SPIROS “AMERIKANOS” CHALIKIOPOULOS
Spiros was born in 1892 and raised in the suburb of Kanoni, south from Corfu Town. In 1920, as it was becoming increasingly common for young Greeks, he and his brothers made the long journey to the United States, seeking for a better future in a country that offered them opportunity for adventure and work as well as the means to provide for their family in Corfu.
In the United States, the brothers worked very hard in a wide diversity of jobs, from Boston’s produce markets to the oil fields in Alaska. In the early 1930’s, as America plunged into the Great Depression, the brothers decided to return home, except for Yannis, who got married and became a policeman.
Back in Corfu, Spiros acquired the nickname “Amerikanos”, which means American in Greek. He brought his Dodge car all the way from the United States and he was the first person to have a car on Corfu Island. This is how he came across the Durrell family and began his taxi driving career.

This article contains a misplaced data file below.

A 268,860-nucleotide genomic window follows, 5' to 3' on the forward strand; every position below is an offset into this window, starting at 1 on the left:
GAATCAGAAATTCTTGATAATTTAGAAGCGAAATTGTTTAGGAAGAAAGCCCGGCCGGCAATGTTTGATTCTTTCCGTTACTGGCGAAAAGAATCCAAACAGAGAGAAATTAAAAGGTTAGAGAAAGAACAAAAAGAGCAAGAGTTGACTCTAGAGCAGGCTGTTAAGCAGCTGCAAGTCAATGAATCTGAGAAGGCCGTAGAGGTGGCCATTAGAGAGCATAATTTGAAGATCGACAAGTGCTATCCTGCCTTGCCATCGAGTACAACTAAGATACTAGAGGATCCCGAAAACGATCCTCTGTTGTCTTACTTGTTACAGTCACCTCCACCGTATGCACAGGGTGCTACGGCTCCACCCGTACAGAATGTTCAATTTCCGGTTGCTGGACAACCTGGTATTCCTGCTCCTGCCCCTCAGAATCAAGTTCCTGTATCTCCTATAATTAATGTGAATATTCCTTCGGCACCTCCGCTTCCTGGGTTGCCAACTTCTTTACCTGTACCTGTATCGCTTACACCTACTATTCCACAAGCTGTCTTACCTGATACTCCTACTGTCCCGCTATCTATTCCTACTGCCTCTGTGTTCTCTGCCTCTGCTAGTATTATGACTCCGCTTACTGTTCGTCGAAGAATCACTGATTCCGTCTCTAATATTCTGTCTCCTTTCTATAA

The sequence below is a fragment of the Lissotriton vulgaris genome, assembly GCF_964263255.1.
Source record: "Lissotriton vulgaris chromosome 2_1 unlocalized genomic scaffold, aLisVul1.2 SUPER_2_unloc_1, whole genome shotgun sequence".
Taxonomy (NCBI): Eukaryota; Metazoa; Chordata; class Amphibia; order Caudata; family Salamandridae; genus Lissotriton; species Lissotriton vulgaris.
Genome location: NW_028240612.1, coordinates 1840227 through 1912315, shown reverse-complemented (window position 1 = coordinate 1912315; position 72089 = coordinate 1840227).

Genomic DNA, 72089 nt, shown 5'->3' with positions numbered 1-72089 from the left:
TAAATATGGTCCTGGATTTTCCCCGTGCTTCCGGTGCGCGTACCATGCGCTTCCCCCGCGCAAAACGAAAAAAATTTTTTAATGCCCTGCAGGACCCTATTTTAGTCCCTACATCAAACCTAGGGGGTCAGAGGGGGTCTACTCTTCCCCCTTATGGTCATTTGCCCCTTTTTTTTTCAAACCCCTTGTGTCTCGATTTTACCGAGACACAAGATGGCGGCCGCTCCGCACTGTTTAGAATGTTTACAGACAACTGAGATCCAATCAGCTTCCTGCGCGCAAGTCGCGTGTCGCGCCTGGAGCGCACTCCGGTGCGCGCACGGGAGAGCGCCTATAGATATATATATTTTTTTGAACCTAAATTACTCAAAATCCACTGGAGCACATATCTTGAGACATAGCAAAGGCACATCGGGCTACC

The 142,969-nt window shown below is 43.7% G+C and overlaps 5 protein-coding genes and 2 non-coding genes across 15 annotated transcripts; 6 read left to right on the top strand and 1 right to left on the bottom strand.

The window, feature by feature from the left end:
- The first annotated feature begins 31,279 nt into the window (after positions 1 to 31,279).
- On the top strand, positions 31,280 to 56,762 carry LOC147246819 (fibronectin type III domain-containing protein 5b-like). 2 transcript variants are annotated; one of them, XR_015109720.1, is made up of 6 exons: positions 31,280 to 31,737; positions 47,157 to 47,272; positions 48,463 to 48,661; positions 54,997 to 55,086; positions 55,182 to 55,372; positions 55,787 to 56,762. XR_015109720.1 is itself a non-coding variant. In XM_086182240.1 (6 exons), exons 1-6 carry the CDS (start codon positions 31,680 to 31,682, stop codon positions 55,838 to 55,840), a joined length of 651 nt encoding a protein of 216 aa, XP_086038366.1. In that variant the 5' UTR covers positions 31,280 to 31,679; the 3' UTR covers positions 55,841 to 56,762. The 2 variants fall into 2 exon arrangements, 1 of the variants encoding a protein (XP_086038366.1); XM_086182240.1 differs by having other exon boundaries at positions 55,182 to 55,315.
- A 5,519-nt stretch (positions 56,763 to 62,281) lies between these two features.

Through Spiros’ intimacy with the family, his son Michalis became close to Gerald, Leslie and Lawrence Durrell and enduring after his father’s death from pneumonia in 1940, he enjoyed a longstanding relationship with them. He also made several friends since the Durrells had numerous guests on the island.
These include the controversial American author Henry Miller and the English novelist Mary Stewart. The latter made a dedication to Michalis in the Corfu set novel mentioning that “Among the many debts I have incurred while writing this book, two are outstanding.
I should like to thank especially Mr Michael Halikiopoulos, Director of the Corfu Tourists Services for all his kindness and for the help he gave me” (This Rough Magic, 1964).